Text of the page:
By Fern Marder
Harry Glazer (center) presides over the Passover Seder at Parker at Monroe
Parker loves to host well-orchestrated events for our residents, and religious holidays aren’t an exception. Our holiday parties in December are elaborate affairs for residents and their families and friends. Our sumptuous Easter dinner draws a large crowd too. This year, it was my pleasure to help my colleague, Senior Manager of Communications Harry Glazer, officiate at Purim celebrations in two homes and Passover Seders in three locations: Parker at River Road, Parker at Monroe, and Parker at Stonegate assisted living residence.
Parker is sensitive to our residents’ religious needs and tries to accommodate them as best as we can. We have two staff members who provide pastoral services for Parker residents – Father Andrew in Parker at McCarrick and Sister Ann Casserly in Parker at River Road – but many religious services are provided by our dedicated volunteers. Harry has volunteered to lead Jewish Sabbath Services for Parker at Stonegate for the past ten months, so officiating holiday services was a natural next step.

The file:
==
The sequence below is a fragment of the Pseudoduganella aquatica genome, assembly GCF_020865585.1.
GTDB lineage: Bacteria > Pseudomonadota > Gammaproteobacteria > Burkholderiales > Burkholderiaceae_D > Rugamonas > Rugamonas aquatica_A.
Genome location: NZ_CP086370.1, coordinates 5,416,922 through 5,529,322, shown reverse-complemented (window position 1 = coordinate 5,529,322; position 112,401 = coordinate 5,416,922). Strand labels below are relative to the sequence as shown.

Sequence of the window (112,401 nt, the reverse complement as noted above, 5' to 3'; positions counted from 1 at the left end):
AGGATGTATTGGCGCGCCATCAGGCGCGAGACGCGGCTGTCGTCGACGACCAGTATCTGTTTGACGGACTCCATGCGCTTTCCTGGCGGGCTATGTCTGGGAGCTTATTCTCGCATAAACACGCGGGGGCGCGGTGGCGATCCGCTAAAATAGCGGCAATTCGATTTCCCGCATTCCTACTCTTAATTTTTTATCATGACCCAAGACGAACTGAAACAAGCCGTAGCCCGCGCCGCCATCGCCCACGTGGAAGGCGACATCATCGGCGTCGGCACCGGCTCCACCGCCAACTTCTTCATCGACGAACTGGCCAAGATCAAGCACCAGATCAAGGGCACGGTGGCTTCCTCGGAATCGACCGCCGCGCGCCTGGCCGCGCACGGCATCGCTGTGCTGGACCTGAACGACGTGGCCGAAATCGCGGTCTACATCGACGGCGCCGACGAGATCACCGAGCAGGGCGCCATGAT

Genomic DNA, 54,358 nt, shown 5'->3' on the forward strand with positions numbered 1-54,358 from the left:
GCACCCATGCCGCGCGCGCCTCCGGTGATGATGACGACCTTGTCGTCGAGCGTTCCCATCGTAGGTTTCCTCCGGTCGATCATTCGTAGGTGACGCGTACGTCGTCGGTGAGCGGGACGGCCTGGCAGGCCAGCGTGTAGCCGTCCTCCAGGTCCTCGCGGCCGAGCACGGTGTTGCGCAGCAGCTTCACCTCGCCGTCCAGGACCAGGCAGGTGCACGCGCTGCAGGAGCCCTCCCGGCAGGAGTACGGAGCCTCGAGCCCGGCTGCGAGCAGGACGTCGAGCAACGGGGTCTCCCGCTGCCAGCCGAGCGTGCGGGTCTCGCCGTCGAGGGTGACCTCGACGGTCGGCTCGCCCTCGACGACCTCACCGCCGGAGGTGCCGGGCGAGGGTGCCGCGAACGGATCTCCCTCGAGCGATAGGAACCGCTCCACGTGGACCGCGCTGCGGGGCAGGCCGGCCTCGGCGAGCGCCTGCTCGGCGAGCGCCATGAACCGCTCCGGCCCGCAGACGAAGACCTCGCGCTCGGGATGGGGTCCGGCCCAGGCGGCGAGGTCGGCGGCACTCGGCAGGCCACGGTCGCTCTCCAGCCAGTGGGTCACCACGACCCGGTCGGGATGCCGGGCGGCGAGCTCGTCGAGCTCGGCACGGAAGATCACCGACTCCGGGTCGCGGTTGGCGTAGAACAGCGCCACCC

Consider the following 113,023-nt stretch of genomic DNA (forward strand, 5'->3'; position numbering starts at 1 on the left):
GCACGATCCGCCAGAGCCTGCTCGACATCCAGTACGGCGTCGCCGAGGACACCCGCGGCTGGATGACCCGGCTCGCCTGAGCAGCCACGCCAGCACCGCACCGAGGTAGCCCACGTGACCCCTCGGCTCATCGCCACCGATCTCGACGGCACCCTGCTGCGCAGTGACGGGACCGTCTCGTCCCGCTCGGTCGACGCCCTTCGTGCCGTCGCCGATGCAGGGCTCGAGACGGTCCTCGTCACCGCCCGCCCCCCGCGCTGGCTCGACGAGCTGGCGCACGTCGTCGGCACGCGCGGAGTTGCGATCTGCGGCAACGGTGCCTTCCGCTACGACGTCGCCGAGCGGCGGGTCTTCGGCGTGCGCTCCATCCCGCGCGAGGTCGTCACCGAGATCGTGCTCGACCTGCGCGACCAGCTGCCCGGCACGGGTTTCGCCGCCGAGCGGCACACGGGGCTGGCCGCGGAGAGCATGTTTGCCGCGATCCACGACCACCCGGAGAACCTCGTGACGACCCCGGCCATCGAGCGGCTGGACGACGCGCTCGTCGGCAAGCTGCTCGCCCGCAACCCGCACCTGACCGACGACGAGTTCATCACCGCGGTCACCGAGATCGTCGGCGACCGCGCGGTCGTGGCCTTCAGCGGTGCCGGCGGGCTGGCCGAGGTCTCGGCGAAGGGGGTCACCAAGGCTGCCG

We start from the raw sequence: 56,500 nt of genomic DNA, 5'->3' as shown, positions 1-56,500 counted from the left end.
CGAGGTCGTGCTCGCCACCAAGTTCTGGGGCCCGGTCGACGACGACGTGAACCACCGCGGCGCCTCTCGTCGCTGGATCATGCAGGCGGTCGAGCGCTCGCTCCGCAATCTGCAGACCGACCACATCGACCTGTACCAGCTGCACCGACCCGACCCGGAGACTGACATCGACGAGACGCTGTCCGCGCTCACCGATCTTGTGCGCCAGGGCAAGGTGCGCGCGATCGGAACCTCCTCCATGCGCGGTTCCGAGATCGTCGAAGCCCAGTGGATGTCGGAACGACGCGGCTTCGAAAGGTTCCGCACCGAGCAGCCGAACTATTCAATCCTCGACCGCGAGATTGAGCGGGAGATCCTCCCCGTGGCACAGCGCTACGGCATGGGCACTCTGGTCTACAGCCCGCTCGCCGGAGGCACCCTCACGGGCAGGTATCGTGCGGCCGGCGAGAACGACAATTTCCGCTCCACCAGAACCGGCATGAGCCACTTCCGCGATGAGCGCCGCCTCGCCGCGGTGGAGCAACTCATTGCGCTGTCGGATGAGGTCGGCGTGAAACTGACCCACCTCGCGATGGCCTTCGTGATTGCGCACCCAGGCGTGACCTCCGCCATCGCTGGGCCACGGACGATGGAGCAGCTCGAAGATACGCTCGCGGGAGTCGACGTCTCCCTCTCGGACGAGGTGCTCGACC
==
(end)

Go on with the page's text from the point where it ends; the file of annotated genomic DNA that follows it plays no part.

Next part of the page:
For Purim, Harry found an abridged version of the Book of Esther, and assigned the parts of Haman, Mordechai, Queen Esther, and the King to staff members who boldly volunteered to participate. While Harry and I took turns reading the book, the actors pantomimed events as described in the text, much to the enjoyment of our residents. For Passover, Harry reviewed and combined elements of three Haggadahs (the book read during Passover Seders) into one version, which also included the traditional rituals and songs that have been beloved for centuries. The residents in all three homes enjoyed their Seders, many of whom remarked about how much it reminded them of the celebrations they enjoyed in their younger years.
However, it takes a village to celebrate a holiday at Parker. It wouldn’t have been possible without the assistance of Parker’s dining services, housekeeping, maintenance, IT, and recreation teams, whose hard work ensured that our residents enjoyed the holidays in comfort and with traditional foods.
Volunteering our time to celebrate holidays with the residents was such a rewarding experience that Harry has already begun pondering about what we can do to celebrate other Jewish holidays on the calendar. We welcome your suggestions and hope to see more volunteers assist at Parker’s religious celebrations.
By Fern Marder